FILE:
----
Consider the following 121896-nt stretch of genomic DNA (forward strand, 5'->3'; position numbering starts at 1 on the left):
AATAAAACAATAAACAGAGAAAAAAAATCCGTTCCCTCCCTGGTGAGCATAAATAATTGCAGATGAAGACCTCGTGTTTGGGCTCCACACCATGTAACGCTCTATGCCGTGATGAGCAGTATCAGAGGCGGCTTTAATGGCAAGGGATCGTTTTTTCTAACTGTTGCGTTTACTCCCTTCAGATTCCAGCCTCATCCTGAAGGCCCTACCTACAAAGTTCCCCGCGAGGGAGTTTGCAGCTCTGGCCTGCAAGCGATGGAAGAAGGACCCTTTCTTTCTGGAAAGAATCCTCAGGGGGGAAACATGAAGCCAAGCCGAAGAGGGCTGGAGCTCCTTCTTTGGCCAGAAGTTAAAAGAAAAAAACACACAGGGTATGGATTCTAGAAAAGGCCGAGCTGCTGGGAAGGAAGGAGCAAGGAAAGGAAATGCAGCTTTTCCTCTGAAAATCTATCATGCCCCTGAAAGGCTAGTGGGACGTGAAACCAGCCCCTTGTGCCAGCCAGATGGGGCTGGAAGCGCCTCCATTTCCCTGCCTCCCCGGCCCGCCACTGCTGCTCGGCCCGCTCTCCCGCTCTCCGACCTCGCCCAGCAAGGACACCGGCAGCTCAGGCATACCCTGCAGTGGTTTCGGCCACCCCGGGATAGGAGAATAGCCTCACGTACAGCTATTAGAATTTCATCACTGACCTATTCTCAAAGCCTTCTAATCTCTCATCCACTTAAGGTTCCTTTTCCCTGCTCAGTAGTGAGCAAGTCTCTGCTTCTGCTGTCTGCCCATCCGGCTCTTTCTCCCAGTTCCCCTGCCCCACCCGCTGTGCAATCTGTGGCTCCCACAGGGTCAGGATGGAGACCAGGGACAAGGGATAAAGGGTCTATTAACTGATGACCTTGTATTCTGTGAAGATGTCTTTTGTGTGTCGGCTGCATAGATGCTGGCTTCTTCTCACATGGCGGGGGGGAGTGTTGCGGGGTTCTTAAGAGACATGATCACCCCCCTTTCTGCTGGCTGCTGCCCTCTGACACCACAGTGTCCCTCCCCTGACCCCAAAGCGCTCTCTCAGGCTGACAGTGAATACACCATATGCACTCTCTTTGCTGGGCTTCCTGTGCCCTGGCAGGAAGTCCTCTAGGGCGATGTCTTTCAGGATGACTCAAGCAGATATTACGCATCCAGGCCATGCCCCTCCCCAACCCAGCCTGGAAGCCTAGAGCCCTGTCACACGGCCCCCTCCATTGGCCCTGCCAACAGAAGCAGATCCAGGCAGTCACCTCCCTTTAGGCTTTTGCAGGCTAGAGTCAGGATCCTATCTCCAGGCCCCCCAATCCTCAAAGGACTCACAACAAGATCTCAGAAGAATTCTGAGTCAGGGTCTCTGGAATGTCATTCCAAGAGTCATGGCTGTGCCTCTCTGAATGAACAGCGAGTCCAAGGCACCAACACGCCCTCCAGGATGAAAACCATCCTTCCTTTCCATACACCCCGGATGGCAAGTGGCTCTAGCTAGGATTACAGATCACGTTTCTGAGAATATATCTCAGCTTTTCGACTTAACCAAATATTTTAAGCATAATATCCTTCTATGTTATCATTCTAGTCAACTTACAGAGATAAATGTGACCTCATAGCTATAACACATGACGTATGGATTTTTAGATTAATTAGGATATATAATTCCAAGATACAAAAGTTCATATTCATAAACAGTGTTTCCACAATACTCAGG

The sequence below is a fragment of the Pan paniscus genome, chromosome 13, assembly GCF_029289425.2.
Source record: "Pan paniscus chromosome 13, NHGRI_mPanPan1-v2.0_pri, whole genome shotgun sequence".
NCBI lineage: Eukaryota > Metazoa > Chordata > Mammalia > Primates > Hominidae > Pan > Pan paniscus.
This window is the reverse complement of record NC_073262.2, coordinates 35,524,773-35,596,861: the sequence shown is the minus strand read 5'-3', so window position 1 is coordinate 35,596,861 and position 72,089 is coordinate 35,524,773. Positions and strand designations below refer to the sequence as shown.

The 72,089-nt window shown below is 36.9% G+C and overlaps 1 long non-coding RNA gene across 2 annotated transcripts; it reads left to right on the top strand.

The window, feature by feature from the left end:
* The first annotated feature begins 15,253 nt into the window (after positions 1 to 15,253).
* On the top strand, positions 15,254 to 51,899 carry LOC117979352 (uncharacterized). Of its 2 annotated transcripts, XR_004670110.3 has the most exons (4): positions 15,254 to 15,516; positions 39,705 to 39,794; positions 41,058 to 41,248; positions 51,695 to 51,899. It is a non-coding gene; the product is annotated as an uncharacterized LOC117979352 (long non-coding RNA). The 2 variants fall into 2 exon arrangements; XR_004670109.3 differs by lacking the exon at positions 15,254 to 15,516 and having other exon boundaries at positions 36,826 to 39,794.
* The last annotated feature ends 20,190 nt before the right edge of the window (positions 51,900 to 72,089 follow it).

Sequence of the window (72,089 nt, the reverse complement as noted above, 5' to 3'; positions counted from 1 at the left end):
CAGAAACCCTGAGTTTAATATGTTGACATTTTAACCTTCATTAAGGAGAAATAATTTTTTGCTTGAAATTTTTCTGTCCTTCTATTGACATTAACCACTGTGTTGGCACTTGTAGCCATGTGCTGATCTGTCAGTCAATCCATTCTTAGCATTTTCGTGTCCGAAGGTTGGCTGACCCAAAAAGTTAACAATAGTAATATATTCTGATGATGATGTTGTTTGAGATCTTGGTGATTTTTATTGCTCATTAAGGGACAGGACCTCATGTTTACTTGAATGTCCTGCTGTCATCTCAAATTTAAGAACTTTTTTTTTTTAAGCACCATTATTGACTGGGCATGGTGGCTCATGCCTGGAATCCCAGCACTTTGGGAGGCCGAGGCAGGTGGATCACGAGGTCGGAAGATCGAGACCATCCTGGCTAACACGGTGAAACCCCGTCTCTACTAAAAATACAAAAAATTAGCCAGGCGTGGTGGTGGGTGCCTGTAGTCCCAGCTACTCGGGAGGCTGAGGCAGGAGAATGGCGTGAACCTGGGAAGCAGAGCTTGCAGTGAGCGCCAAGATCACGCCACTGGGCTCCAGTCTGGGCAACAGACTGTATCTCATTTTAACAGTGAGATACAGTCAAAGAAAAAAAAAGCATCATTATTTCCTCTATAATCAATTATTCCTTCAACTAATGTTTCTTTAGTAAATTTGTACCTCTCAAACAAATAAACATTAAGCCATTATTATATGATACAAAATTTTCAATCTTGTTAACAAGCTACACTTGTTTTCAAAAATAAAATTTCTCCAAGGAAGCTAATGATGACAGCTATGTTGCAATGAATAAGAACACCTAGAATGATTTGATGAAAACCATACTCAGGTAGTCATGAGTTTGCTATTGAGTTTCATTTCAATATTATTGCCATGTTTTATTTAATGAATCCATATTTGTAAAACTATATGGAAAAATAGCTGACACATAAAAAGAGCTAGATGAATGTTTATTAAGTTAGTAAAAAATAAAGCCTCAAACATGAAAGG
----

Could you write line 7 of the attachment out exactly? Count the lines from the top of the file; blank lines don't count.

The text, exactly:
The 72,089-nt window shown below is 36.9% G+C and overlaps 1 long non-coding RNA gene across 2 annotated transcripts; it reads left to right on the top strand.